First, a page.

After we had arrived at Melrose Arch, we decided to take a quick walkabout trying to figure out what was happening around the venue that saw large numbers gathered at Melrose Arch. People were still arriving in their numbers hours after our arrival, within the first hour of being in the space my feet were sore and there was no way of getting a seat in the packed venue with small to large groups randomly spread in selected spots that they could find in the venue. I watched as large numbers of queer people tried to move about to and around the packed beverage stalls in their fashionable clothing, looking like they just stepped out of the runway. It was refreshing to see so many diverse queer people looking their best. As the sun began to set, the venue was packed to capacity, leaving very little room to move around and socialize, as groups gathered in their preferred spots dancing to their favourite jams and enjoying live performances from various artists such as Toya Delazy as a headlining artist, DJ Tinks, DJ Biskit and many more. Johannesburg Pride 2018 was precisely what they had promised, a festival at Melrose Arch that was meant to “Colour the Streets in our Diversity.’’ A few people expressed their disappointment about the turnout at the parade as opposed to the festival.

After reflecting on my experience I had a better understanding of the importance of the discussions around the politics of pride. Without failure to acknowledge that the politics of pride have evolved over time. We have to acknowledge that for some people, pride festivals are merely a platform to celebrate and be merry and for others it is political. Whilst I recognize the diversity amongst the LGBTQ+ community, it is a shame that we continue to allow the commercialization of pride and consciously disregarding the opportunity to join the ongoing fight for LGBTI+ rights in our numbers at pride parades.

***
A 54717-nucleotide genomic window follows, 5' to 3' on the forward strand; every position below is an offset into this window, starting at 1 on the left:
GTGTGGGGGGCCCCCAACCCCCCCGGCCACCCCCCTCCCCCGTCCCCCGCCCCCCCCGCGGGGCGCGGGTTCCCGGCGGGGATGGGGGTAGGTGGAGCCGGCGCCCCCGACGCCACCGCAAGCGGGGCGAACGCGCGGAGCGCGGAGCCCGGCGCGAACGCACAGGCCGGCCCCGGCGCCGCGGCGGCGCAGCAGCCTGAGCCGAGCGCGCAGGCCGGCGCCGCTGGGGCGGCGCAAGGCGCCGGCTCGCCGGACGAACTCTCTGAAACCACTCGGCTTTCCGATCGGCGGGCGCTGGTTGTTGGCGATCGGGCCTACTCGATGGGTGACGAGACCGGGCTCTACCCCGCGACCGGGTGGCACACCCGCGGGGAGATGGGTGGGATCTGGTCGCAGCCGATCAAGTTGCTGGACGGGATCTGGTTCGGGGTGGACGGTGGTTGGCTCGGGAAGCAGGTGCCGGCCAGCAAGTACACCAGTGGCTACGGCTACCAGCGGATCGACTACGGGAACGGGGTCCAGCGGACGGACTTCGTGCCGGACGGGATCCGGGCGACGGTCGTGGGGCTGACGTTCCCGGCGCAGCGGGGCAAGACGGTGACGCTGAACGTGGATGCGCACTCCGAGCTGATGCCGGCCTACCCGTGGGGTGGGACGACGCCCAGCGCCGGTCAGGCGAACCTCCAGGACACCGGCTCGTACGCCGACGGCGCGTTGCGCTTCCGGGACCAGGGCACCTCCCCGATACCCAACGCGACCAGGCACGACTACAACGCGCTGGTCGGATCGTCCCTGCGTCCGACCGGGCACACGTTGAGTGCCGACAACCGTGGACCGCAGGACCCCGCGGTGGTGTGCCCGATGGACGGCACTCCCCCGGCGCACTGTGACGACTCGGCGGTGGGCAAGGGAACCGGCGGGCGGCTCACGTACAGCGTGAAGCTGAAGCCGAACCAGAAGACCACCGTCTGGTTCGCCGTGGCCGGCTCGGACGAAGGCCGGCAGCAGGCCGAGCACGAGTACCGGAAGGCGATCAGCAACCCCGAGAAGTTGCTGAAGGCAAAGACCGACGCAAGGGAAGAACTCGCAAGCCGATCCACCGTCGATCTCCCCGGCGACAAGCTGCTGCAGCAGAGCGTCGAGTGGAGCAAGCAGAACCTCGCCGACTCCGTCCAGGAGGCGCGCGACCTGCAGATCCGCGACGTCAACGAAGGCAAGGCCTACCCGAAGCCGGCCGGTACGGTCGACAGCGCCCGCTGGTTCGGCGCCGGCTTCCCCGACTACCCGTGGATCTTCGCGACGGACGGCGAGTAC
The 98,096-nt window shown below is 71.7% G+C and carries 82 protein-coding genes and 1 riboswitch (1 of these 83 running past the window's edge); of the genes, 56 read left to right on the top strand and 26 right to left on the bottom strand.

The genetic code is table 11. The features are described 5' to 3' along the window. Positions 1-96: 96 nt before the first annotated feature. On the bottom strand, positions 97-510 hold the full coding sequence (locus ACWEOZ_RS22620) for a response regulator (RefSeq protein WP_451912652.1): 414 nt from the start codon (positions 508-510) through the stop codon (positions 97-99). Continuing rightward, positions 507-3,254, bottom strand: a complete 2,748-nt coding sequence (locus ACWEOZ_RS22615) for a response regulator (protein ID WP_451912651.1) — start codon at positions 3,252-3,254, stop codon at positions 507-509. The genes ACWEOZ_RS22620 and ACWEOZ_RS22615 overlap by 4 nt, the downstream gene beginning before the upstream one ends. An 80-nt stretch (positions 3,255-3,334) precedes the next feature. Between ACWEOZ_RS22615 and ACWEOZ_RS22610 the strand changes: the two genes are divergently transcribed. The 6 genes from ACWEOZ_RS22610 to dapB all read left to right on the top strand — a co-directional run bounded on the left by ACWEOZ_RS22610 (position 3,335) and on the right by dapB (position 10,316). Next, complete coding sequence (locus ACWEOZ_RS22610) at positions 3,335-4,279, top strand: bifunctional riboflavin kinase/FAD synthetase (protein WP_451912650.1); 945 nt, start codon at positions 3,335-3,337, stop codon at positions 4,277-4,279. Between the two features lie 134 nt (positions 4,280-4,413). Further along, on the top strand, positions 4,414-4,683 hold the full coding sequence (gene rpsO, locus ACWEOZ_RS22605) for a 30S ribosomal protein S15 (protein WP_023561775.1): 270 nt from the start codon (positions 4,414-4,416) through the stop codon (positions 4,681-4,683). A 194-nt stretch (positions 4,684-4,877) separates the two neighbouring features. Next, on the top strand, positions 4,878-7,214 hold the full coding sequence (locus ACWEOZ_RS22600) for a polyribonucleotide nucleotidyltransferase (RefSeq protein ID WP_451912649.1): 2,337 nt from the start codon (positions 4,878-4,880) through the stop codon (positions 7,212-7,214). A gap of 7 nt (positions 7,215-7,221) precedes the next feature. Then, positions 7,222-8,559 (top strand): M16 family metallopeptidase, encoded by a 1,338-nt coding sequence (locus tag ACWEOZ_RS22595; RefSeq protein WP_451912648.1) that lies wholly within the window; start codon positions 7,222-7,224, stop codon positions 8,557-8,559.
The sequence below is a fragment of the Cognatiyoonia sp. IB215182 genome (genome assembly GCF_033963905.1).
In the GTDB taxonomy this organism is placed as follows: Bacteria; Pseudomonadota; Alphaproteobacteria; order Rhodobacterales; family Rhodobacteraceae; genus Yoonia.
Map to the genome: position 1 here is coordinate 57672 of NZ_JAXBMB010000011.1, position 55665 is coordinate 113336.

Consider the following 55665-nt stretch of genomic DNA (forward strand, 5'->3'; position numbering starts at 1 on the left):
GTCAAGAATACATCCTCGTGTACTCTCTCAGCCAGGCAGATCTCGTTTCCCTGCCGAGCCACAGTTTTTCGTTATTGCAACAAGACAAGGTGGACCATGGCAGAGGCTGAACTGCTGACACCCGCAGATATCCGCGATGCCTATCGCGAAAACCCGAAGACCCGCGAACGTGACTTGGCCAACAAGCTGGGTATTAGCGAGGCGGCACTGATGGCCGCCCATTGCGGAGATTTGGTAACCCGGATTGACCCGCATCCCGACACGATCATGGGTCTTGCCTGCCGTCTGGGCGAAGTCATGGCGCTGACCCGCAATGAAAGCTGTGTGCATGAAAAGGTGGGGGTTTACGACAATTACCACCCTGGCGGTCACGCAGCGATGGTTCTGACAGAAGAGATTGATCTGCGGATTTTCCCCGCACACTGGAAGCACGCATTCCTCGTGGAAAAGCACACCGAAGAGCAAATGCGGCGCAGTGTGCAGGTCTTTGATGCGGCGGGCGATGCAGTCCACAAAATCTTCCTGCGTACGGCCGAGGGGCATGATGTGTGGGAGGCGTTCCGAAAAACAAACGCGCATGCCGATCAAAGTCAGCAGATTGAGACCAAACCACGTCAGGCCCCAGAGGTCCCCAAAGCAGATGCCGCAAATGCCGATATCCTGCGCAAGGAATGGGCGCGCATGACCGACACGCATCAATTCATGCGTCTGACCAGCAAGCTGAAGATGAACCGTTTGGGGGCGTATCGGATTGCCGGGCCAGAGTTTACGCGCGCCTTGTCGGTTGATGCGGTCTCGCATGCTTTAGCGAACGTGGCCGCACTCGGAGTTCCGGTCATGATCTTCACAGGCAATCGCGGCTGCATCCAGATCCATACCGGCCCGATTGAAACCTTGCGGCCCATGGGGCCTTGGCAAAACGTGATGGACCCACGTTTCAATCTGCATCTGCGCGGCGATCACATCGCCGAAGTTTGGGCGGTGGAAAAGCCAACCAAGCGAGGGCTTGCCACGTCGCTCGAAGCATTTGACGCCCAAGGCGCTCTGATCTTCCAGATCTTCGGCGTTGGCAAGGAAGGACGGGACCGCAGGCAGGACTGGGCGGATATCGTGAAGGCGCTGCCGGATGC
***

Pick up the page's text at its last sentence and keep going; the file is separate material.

There are clear odd dynamics created by the origins of pride celebrations, that were born of strong political acts and the current pride celebrations across the world have become more about the fun and parties. South Africa is no different from the rest of the world and has hastily moved towards the commercialization of pride festivities across the country. The discussions of the politics of pride are still continuing around South Africa. As deliberations continue and in some spaces still being overlooked, we have a number of questions to ask ourselves as the queer community about the aim of these pride celebrations. Have we won the fight for acceptance, respect, and equality for LGBTQ+ people in South Africa? Is there no longer any violence and oppression of LGBTQ+ people in South Africa? I have a lot of questions in mind that would suggest there is an ongoing necessity for a political pride before the big party. As long as LGBTQ+ people are still targets, to corrective rape, murder and discrimination then there is still a need to organize and address the ongoing violations of basic human rights for queer people in South Africa.

As we celebrated and enjoyed the festivities of Johannesburg Pride 2018, let us not forget that our voices are louder when we stand hand in hand and completely disregard the idea that pride is just a loud party but highlight the importance of visibility and the ongoing fight against discrimination and homophobia. Let us work towards inclusive and safe pride celebrations across the country.


About the author

Thobeka Bhengu is a performance art & human rights activist, performer, choreographer and an artistic director of the Rainbow Theatre Company, a project of the Gay & Lesbian Network. She was born in Inanda, Durban in 1988 and lives in Pietermaritzburg, KwaZulu Natal.